Is text messaging high school prospects intrusive?

Under NCAA rules, text messages to recruits are considered to be more like letters than phone calls. That is, coaches can send unlimited messages to high school seniors they are trying to recruit, and some messages to juniors. And they can respond to any message from a recruit at any time. According to an ESPN report, that is creating abuses. “The concern is about the intrusiveness to the prospect,” ACC associate commissioner Shane Lyons told the network. “You know, the timing. Some of these e-mails, or text messages, are being sent during academic class time, during the school day hours.” Lyons chairs the NCAA’s Recruiting Committee on Academics, Eligibility, and Compliance, a group charged with reviewing recruiting regulations.

But the NCAA may have bigger concerns than the excessive number of text messages some prospects are receiving on a daily basis. Under NCAA rules, college coaches cannot initiate contact of any kind with high school freshmen and sophomores, and are extremely limited in the amount of times they can phone high school players before their senior season. But under the current regulations, text messaging is not considered a phone call.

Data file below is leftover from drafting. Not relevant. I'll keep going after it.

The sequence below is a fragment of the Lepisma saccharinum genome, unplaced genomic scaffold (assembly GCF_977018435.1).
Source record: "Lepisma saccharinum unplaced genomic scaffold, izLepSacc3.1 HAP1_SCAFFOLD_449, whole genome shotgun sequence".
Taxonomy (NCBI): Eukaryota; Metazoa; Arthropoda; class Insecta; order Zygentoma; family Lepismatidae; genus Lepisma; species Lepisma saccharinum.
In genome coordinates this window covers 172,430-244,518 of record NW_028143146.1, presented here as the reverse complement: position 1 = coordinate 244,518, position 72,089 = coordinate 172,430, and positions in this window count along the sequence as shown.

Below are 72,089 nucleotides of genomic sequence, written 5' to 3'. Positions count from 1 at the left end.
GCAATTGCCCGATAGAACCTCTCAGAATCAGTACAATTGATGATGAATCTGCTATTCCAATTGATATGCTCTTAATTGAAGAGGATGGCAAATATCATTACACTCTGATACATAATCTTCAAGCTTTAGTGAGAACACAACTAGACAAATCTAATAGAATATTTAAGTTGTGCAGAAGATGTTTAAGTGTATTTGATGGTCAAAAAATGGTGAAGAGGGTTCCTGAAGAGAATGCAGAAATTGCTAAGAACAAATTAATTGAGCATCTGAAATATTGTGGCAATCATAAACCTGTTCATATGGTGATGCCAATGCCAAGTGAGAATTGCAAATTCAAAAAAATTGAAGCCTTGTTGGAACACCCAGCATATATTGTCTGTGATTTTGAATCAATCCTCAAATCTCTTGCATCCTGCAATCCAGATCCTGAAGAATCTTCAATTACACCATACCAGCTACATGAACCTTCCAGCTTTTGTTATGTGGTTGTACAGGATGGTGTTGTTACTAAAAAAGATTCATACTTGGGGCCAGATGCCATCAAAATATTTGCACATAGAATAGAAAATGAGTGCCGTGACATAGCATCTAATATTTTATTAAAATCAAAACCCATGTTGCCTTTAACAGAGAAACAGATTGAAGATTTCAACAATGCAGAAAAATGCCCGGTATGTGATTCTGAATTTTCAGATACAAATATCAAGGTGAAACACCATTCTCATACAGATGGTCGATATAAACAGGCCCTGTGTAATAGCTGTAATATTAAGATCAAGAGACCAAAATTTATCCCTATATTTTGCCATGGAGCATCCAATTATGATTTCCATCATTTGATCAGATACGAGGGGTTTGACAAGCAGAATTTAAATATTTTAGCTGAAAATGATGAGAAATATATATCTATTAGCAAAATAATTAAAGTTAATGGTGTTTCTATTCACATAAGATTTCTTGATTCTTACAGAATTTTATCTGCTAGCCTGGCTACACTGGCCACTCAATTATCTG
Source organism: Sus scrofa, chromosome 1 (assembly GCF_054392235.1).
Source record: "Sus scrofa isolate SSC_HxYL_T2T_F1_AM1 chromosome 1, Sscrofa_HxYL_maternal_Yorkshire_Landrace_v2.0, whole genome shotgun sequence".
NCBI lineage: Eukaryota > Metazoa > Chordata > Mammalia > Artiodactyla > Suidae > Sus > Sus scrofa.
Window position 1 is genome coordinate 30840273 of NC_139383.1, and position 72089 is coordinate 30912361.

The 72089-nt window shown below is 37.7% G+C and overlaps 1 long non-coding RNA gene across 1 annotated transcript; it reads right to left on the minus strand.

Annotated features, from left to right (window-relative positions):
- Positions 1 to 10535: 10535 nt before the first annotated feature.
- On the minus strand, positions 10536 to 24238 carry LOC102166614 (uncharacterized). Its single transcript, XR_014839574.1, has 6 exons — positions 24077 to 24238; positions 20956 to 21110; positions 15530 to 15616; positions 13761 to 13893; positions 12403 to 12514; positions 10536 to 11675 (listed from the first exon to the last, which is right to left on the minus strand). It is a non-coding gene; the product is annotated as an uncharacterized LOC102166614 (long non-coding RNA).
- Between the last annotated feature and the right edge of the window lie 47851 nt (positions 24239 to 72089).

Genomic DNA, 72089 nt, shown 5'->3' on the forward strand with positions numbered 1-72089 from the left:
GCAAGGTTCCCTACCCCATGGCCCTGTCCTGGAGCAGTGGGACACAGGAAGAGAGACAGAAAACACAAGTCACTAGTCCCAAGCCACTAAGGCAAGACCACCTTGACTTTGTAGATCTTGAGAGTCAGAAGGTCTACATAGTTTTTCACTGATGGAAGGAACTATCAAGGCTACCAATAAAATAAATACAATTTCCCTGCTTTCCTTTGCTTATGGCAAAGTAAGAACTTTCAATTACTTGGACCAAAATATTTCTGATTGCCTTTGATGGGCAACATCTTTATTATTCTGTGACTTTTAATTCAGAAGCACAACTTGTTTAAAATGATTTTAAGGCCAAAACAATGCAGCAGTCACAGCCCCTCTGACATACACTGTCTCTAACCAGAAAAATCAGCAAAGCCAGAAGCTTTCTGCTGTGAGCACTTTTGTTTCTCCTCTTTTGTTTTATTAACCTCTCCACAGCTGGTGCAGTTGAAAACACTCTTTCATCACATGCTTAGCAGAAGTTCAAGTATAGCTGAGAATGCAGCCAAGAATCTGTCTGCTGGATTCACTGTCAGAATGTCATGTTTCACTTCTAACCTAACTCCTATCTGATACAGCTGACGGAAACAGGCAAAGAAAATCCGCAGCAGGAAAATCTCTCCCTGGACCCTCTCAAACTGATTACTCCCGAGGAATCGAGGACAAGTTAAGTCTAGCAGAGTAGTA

Coaches can text message juniors as many times as they want. ESPN also found evidence of coaches using text messages as a loophole to get around the restrictions on calling recruits. Coaches are essentially using text messages to lure recruits into calling them. While coaches are extremely limited in the amount of times they can call high school recruits there’s no limit to the number of times high school recruits can phone college coaches.

Lyons said the NCAA must find a delicate balance between limiting intrusive contact and allowing coaches to pursue their top recruits. “What is too much? What’s not enough?” Lyons said. “We want to give our coaches the opportunity to recruit the right type of athlete for their program, for that institution, allow them to get to know the individual, not only as an athlete but as a person. But there’s a balance there as well.”

An NCAA subcommittee is scheduled to meet June 13-14 in Indianapolis where it will review feedback on the topic from conferences and coaches associations. By the end of the meeting members will know if the subcommittee will sponsor legislation lobbying to limit text messaging for next year’s legislative cycle. Proposed legislation must be submitted by July 15, and schools and conferences will then vote on the legislation. The earliest any change could take effect would be January of 2007.